Armed Police In Schools Common Under Fed Grants


Despite Philadelphia Mayor John Street’s view that posting armed police officers at some high schools is a recipe for tragedy, many big-city districts and local schools have done so for years with little community uproar, the Philadelphia Inquirer reports. Police patrol schools in large cities like Chicago, Los Angeles, and New York; in smaller city districts that have faced violence, such as Camden, N.J. and Chester, Pa.; and even suburban schools such as Phoenixville High in Chester County. Many of these schools posted police in 1999 after federal funding became available following major school shootings such as Columbine, Co.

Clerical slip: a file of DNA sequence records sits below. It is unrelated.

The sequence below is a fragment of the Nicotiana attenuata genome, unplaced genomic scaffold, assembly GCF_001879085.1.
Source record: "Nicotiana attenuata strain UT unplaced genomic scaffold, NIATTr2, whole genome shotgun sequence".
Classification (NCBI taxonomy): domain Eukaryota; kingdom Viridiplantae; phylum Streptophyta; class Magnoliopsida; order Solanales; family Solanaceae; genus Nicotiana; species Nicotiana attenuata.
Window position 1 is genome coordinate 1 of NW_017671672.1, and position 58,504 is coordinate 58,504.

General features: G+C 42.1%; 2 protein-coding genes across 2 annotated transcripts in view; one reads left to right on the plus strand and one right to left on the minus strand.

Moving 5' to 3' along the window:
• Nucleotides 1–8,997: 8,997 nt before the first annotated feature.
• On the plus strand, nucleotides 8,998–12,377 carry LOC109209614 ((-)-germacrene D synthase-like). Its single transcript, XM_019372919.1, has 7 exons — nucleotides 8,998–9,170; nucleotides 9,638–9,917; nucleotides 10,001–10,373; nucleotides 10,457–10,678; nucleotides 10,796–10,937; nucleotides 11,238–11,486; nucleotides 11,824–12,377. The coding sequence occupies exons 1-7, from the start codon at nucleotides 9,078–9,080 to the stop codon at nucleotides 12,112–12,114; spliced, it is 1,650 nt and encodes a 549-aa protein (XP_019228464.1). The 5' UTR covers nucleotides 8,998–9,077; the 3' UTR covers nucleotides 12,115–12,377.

In most places, the police at schools are referred to as “school resource officers” because they do more than enforce the law. They teach safety lessons and counsel and mentor students. Some wear uniforms. Some don’t. “It’s a great program. The gun is minimized by the overall positive benefits of having a school resource officer, not as a law enforcer but as an overall friend for the students,” said Lou Martin, assistant principal of Abington Senior High. Since 1999, Pennsylvania has received $14.5 million in federal funding from the U.S. Department of Justice for police in schools. New Jersey was awarded $39.8 million.


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